I liked these works more than I expected to — there is an aesthetic to them that is pleasing as they balance the solid and the ethereal. There is space and nonspace. And whilst this may end up disappearing the artist, there’s an infection of the real world as art — the scaffolding becomes installation (indeed, Cedric Christie and others have made sculpture from scaffold poles).

All photos here

Hep Hep Hooray (Part Two to Follow)

Barbara Hepworth: Sculpture for a Modern World (Tate Britain 24 June-25 October 2015)

Hepworth plaqueI really like Barbara Hepworth’s work. It has a kind of tactility to it, a sensuousness — it cries out to be touched and caressed. I’ve been up to Wakefield and looked at the plasters and maquettes and the blue plaques, and down to St Ives to see the studio and at some point saw the hospital drawings.

So I was looking forward to this Tate overview, in the same space where they showed Henry Moore.

I’m going to do two write ups, because I want to do it justice. But this time round, I’m going to be critical whilst thinking you should really go.

Major galleries still rarely do one women shows (although note Tate Modern this spring and summer).

There’s always a danger when providing context that this takes away rather than enriches your appreciation of the materials. In the first room, there are lots of hand carved sculpture, not all by Hepworth. We’re told that one of her strengths was direct carving — inspired in this by Henri Gaudier-Brzeska, Jacob Epstein and Eric Gill, but also by the fact that the was apparently a whole lot more of this than we realised. Everyone was up to it. One missing name was Leon Underwood, whom I might well come back to, who was a tutor to Henry Moore. Was she that special?

Before she married Moore, she married Ben Nicholson and before that John Skeaping — another direct carver — and there is a room of works by Nicholson responding to hers and vice versa. I like Nicholson’s work, but, again, I’m a little worried it takes away from her. I suspect not, but.

Hepworth SculptureIn a later room there’s a documentary, Figures in a Landscape (Dudley Shaw Ashton, 1953), with Cecil Day-Lewis reading bad poetry over footage of the Cornish coast, telling us about how history and then Man has sculpted the landscape — you know that “invisible” sexism that defaults to and his? You want to scream, YOU KNOW HEPWORTH IS A WOMAN, YES? Eventually her sculptures start appearing in the landscape, and for a more you assume the apes will start worshiping them and a certain theme will appear on the soundtrack. Or you assume it’s the inspiration for Led Zeppelin’s Presence.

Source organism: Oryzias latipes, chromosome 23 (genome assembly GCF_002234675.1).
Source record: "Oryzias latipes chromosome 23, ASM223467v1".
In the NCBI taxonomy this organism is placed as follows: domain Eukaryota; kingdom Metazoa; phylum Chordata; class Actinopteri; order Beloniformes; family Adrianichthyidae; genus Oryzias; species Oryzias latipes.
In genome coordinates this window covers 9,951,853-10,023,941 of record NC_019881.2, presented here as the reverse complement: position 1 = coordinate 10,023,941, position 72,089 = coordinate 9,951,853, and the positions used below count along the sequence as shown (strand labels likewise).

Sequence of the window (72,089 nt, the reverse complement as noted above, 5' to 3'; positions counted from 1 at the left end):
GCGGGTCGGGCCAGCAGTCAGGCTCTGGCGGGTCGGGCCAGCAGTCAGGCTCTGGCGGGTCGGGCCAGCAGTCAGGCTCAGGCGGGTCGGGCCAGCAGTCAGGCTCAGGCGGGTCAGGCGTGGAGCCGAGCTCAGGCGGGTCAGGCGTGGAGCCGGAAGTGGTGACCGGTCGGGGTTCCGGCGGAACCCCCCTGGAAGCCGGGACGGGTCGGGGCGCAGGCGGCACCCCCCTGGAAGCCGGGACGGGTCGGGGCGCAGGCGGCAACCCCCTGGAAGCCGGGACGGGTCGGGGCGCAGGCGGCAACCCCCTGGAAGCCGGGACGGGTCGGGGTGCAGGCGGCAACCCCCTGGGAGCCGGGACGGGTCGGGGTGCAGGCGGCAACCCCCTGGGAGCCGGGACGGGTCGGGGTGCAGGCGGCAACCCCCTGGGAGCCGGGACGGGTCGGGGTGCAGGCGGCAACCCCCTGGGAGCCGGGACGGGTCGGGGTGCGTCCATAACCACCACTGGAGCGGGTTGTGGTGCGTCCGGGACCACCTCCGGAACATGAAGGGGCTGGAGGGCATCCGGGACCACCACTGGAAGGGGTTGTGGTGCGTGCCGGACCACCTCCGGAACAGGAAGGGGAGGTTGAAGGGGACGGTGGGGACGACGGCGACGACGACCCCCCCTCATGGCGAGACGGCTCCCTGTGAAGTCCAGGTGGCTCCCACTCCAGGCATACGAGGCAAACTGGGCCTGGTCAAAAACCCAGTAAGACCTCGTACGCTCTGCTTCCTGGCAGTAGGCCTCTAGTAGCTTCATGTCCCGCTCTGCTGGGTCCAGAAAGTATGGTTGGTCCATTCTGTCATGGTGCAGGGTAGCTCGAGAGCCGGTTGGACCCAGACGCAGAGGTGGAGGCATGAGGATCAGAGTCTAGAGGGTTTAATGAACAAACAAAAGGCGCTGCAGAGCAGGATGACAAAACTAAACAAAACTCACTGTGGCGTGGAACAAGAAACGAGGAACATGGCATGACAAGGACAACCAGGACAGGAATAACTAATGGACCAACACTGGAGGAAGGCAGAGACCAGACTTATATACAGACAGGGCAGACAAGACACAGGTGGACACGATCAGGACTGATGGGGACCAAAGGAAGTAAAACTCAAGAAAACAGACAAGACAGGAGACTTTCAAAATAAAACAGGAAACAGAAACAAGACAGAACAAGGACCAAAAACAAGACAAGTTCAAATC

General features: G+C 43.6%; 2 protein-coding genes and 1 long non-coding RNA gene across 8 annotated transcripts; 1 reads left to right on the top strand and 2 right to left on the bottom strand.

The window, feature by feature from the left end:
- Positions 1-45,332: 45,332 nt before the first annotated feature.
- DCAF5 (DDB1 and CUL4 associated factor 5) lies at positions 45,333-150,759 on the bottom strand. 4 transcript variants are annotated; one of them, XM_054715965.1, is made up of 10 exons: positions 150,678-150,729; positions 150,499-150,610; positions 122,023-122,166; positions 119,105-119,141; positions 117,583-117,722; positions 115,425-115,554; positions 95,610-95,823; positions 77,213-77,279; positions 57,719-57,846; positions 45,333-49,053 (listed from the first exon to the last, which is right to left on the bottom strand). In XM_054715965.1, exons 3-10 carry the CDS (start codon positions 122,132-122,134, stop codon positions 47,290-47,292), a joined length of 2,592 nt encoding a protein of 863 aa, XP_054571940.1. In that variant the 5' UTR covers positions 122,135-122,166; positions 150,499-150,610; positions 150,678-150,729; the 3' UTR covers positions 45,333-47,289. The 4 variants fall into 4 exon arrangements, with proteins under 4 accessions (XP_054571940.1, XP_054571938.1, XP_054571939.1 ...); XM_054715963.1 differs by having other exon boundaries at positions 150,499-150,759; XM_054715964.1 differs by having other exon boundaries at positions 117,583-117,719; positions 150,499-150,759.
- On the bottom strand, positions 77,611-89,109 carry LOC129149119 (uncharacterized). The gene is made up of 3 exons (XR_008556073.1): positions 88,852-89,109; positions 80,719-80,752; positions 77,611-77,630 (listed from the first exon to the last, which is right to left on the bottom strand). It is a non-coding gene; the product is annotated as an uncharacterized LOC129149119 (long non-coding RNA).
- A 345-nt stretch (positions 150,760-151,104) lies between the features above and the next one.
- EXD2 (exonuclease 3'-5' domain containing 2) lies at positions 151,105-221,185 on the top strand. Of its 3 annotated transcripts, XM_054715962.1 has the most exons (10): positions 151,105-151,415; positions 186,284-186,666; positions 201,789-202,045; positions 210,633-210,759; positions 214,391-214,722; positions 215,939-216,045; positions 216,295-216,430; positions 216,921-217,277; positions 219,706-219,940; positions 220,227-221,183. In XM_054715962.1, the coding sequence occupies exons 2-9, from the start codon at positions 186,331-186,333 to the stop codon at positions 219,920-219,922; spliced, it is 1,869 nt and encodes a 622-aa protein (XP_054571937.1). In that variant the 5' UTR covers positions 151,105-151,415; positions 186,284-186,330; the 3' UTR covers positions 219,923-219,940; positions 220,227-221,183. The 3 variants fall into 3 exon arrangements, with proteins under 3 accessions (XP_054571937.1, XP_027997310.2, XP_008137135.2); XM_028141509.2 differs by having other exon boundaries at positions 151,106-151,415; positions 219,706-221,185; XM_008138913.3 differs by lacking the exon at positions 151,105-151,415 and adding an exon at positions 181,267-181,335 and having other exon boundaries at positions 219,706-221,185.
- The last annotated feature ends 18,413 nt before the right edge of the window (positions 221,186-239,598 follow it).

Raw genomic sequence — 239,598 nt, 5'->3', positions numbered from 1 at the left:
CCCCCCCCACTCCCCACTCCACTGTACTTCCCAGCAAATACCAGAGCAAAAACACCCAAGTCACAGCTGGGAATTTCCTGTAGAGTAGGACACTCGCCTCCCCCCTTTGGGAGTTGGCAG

At the end of the show, there’s a recreation of the Rietveld Pavilion from a Dutch sculpture garden, with sculpture finally naked — up to then, more or less, everything is in vitrines. I know that hands can leave marks and grease and patina — but I don’t recall Moore’s being so glassed off. Were there ropes? It’s great to get a full 360 view of them, but it makes the exhibition a maze (where have they hidden the label this time?) and its frustration because you just wanna touch. And at the end it’s not clear if you can.

Hepworth died in 1975.

The pavilion was 1965.

Did she not sculpt for a decade? Was the later work earlier? Or was it all large scale stuff like the UN piece or the John Lewis’s one?

It just stops.

Did I miss a chronology of the artist? Okay, the exhibition guide tells you she died in a fire, but it still feel a little off-key.

The really sad thing is there is fantastic stuff here, but I’m not sure justice is done to it. I will go back, I suspect in late August now, having read the catalogue, and say more.